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An Overview of Targeting Legumain for Inhibiting Cancers.

Authors
  • Reddy, Bandi D1
  • Beeraka, Narasimha M2
  • Chitturi, Ch M Kumari1
  • Madhunapantula, SubbaRao V2
  • 1 Department of Applied Microbiology, Sri Padmavati Mahila Visvavidyalayam (Women's University), Tirupati, Andhra Pradesh- 517502, India. , (India)
  • 2 Center of Excellence in Molecular Biology and Regenerative Medicine, Department of Biochemistry, (A DST-FIST Sponsored Department), JSS Medical College, JSS Academy of Higher Education & Research, Mysore - 570 015, Karnataka, India. , (India)
Type
Published Article
Journal
Current pharmaceutical design
Publication Date
Oct 05, 2021
Volume
27
Issue
31
Pages
3337–3348
Identifiers
DOI: 10.2174/1381612826666201125111625
PMID: 33238867
Source
Medline
Keywords
Language
English
License
Unknown

Abstract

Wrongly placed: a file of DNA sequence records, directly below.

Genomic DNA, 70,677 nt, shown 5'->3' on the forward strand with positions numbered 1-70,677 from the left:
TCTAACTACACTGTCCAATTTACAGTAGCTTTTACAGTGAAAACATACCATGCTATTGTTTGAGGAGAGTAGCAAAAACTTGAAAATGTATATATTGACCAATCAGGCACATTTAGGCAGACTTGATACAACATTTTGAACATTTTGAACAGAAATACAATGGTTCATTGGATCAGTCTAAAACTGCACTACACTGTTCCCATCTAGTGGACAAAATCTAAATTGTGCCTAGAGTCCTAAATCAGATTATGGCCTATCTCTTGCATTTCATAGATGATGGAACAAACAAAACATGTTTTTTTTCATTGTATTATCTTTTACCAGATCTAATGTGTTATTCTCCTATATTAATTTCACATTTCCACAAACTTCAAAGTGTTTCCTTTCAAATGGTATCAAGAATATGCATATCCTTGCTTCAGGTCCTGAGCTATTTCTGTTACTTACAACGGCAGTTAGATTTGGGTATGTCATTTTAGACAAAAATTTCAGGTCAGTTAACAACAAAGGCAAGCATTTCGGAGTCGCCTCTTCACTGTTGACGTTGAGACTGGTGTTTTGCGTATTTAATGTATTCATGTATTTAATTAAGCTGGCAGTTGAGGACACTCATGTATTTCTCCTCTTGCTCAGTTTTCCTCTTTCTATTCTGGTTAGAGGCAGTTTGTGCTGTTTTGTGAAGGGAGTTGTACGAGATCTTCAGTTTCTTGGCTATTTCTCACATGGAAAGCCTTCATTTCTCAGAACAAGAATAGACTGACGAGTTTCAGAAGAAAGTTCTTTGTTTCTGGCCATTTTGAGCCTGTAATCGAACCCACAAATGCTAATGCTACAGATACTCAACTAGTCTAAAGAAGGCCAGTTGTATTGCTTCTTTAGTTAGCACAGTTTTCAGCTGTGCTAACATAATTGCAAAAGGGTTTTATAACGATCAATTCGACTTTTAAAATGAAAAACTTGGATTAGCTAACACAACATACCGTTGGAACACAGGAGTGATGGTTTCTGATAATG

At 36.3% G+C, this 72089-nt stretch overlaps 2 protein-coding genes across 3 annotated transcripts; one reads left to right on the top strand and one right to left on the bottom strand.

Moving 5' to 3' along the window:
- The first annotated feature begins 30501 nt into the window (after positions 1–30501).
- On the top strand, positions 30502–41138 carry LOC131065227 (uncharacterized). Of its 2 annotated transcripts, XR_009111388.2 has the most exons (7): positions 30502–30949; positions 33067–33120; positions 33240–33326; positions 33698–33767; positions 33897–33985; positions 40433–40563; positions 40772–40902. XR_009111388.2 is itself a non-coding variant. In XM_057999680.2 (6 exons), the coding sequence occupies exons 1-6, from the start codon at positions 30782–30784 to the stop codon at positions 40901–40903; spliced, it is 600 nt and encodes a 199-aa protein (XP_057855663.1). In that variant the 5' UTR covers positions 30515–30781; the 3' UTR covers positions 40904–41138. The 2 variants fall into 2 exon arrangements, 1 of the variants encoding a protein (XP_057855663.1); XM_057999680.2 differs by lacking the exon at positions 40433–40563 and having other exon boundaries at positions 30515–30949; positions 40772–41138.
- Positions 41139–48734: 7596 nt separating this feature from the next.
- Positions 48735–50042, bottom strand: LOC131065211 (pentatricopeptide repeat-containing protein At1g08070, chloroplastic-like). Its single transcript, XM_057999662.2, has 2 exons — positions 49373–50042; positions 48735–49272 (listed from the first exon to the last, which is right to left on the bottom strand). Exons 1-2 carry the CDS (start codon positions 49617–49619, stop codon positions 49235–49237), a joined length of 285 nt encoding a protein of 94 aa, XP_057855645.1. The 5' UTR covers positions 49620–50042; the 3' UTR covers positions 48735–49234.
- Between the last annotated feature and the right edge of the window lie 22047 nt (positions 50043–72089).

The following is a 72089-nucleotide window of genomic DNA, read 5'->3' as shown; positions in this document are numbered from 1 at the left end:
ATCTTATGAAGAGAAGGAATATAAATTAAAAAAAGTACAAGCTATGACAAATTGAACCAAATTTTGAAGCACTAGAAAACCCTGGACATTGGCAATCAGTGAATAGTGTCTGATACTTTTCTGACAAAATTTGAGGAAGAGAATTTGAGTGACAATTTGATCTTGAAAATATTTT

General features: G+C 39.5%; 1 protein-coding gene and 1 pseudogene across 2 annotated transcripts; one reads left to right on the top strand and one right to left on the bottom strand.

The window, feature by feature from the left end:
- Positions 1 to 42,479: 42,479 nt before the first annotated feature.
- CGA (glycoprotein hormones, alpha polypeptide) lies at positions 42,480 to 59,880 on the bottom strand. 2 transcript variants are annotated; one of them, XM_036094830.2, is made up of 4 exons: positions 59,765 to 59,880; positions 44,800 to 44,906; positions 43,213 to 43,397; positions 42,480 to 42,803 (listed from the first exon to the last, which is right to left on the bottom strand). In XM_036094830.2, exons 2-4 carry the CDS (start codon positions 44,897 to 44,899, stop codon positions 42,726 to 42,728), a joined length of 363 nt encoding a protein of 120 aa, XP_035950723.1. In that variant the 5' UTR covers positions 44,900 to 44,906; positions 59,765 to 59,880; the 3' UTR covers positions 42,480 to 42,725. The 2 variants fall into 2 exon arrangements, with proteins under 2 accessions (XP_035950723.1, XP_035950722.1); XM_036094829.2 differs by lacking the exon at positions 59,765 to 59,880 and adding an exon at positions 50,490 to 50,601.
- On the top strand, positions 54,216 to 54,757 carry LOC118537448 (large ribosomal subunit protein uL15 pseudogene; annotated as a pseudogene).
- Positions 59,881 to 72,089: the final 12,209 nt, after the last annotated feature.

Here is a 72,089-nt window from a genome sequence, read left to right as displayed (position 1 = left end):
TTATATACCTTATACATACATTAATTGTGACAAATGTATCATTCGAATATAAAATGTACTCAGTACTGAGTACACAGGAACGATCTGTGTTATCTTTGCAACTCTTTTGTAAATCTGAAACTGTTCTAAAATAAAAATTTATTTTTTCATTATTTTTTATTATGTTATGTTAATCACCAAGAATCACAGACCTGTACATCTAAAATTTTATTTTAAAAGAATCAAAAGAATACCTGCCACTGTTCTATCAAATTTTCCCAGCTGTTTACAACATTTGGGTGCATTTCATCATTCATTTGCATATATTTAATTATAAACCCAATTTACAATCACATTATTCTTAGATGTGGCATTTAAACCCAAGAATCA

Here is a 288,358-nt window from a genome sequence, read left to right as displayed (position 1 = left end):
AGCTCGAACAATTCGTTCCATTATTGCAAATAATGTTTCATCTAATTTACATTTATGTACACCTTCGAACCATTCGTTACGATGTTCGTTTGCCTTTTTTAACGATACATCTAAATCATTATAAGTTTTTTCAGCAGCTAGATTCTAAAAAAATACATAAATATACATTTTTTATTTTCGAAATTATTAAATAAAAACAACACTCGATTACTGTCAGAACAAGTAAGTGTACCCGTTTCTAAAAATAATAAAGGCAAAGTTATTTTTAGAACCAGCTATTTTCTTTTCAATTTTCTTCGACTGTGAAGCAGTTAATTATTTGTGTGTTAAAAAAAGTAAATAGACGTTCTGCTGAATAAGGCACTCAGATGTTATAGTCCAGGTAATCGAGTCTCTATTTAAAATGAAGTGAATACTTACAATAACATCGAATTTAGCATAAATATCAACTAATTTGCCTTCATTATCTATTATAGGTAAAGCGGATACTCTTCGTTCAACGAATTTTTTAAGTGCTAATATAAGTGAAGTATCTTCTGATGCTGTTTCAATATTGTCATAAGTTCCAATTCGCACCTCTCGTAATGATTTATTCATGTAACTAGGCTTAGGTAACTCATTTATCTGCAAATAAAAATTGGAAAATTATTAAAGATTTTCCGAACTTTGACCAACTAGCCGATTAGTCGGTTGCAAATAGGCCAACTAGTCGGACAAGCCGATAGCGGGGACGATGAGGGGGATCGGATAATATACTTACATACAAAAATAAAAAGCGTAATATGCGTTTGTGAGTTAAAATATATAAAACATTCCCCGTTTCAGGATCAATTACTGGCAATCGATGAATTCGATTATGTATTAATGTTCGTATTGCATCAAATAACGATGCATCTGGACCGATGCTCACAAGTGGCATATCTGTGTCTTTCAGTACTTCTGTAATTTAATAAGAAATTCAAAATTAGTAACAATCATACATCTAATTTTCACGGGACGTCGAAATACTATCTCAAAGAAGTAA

Legumain (LGMN; EC: 3.4.22.34), an asparaginyl endopeptidase (AEP) or asparaginyl carboxypeptidase (ACP), is a member of the C13 family of cysteine proteases. Elevated expression of LGMN is reported not only in the tumor cells of breast, prostate, and liver but also in the macrophages of the tumor microenvironment. Hence, LGMN is considered as a key protein involved in the regulation of tumor angiogenesis, invasion, and metastasis. Targeting LGMN using siRNA or pharmacological agents and peptides was reported to reduce cancer cell proliferation in vitro and shrink tumor size in vivo. Moreover, expression of LGMN is significantly low in normal cells compared to tumor cells or tumor-associated macrophages (TAMs); hence, legumain can be used as a marker for tumor recognition and targeting. Therefore, approaches inhibiting LGMN expression or activity are more viable, less toxic, and help in developing the targeted therapeutics. However, to date, LGMN targeting strategies have not been well reported. In this review, an attempt was made to summarize articles pertaining to LGMN (a) structure and activity; (b) oncogenic nature; (c) pharmacological inhibitors; and (d) targeting approaches that inhibit tumor growth. Furthermore, a list of existing gaps in LGMN research is highlighted, which needs additional studies. Copyright© Bentham Science Publishers; For any queries, please email at [email protected]

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